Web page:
Hard News by Russell Brown

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Hard News: Hobbit Wars

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  • Peter Cox,

    Seeing as everyone missed the vital line in the link I posted yesterday...

    http://www.newstalkzb.co.nz/newsdetail1.asp?storyid=183377

    Auckland • Since Nov 2006 • 312 posts Report Reply

  • Craig Ranapia,

    Seeing as everyone missed the vital line in the link I posted yesterday...

    @Peter: I didn't say anything in the hope that local media would get around to reading the story they're citing:

    The one remaining hurdle is getting an official go-ahead from MGM, which for more than a year has been virtually out of cash and whose debt holders have been trying to decide upon a plan for reorganization. Under a long-standing agreement, MGM owns half the rights and controls international distribution. MGM is eager to co-finance the films, people close to the situation said, and could give Warner Bros. the official OK in the next few days.

    The studio partners also have nearly finalized a deal with director, producer and co-writer Peter Jackson to make the two movies and have resolved most other key issues that have long held up the project, including those related to underlying rights from the estate of author J.R.R. Tolkien.

    I'm sure everyone will breath a sigh of relief when the horribly tangled financing, distribution and underlying rights questions get sorted (and that's far from a done deal), but that's an entirely separate issue from what's going on here, As far as the employment dispute goes, I'd put a great big red flag on a single sentence in a lengthy story with one unnamed source.

    North Shore, Auckland • Since Nov 2006 • 12370 posts Report Reply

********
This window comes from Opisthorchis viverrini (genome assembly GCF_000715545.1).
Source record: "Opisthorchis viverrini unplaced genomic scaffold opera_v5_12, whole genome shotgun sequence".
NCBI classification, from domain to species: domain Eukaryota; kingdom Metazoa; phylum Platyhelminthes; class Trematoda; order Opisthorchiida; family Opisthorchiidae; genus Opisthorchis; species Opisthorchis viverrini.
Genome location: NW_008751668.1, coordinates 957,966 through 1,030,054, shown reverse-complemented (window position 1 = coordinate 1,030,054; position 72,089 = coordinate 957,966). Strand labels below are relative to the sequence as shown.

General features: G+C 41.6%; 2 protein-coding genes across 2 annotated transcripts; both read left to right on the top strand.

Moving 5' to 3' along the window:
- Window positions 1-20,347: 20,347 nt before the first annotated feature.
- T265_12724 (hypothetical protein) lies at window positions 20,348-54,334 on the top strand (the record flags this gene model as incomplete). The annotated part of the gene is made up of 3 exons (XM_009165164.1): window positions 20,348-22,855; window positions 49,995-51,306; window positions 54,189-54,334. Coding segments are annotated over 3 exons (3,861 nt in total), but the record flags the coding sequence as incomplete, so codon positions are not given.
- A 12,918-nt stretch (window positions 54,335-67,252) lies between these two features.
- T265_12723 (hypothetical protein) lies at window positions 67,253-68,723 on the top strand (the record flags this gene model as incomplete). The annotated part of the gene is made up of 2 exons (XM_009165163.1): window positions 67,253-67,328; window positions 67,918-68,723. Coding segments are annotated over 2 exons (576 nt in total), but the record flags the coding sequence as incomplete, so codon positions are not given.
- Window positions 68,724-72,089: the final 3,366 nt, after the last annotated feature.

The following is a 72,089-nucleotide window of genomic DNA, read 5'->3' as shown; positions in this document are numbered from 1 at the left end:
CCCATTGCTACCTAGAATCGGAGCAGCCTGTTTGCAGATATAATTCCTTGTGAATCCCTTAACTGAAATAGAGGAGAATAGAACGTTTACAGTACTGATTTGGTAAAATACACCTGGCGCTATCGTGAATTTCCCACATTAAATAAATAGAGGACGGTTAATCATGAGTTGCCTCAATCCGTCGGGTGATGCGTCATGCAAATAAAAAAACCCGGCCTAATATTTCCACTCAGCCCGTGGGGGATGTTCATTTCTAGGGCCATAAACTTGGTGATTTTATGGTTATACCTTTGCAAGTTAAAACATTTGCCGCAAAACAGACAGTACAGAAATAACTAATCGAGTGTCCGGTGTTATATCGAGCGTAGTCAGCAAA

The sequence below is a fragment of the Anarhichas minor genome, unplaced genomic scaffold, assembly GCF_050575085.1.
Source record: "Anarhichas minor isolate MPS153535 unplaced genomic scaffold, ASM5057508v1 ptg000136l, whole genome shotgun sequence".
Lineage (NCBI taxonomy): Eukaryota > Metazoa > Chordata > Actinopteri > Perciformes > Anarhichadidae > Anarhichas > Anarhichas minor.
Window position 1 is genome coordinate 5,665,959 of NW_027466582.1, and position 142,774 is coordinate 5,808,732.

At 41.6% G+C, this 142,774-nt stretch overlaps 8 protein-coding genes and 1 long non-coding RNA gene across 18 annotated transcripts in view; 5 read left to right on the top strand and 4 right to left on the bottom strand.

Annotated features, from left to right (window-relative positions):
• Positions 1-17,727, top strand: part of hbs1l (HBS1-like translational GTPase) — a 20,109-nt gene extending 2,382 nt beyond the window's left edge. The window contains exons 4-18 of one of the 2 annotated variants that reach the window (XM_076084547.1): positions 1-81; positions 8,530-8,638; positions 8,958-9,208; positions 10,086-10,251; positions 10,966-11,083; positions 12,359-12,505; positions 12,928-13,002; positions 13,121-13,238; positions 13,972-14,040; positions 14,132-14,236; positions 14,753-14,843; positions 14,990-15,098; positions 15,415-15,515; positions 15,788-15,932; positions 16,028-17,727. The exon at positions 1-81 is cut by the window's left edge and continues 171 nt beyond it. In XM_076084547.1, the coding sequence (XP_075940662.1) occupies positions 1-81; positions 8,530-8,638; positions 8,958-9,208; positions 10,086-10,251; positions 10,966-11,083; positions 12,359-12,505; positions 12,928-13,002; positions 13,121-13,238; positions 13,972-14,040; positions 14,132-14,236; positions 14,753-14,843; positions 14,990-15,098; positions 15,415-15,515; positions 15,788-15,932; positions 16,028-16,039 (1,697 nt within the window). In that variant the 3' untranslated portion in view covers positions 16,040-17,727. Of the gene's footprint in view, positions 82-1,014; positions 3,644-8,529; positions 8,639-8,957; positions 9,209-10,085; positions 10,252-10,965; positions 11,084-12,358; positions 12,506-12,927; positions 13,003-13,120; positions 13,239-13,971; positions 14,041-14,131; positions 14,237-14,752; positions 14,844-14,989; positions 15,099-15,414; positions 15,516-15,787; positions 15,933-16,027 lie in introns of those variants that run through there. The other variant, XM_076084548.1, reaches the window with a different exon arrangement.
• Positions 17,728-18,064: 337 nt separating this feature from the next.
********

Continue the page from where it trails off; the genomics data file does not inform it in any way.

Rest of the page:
• Peter Cox,

    my original link on page 12, paragraphs 11 & 12 :)

    Sorry, didn't mean to imply I was talking about the same story.

    (ps didn't like the earlier version of that one so much ;))

    Auckland • Since Nov 2006 • 312 posts Report Reply

  • Craig Ranapia,

    And one for the Why Am I Still Surprised? File: Herald runs a flatout misleading headline:

    Hobbit deal near with unions, studios - report

    Not quite what the following NZPA story -- or the anonymously sourced LA Times story -- said. Never mind...

    North Shore, Auckland • Since Nov 2006 • 12370 posts Report Reply

  • Russell Brown,

    Correction: I've just heard from a reliable source that SPADA extended an invitation to meet Friday evening and have heard nothing from Equity all weekend ...

    Ball is falling more and more roundly in their court ... and they won't play.

    People. Just get in a position you can call a win while you have an option.

    The hard-to-reach style of AE is not helping here. There are people with livelihoods on the line, and this project is clearly at an achingly delicate point.

    I'm grateful that Helen Kelly is there talking. I should note again that but for an irritating password issue, Helen would have been here earlier. I appreciate her attention to communicating here.

    Auckland • Since Nov 2006 • 22756 posts Report Reply

  • nzlemming,

    The petition now stands at 1501

    Waikanae • Since Nov 2006 • 2930 posts Report Reply

  • Nick Shand,

    Here's some hopefully useful info on NZ unions from an essay I wrote 2 years ago for my World of Work 300 level sociology paper.

    The employability ethic and the decline of union density in New Zealand

    Please note that I am pro-union and wrote this essay in an effort to understand why they had declined.

    “The decline of trade union membership matters because trade unions have the potential to affect output, employment, productivity, investment and the distribution of earnings, for good or ill (Freeman and Medoff, 1984; Metcalf, 2003; Pencavel, 2003; Charwood and Haynes, 2008).”

    ++++++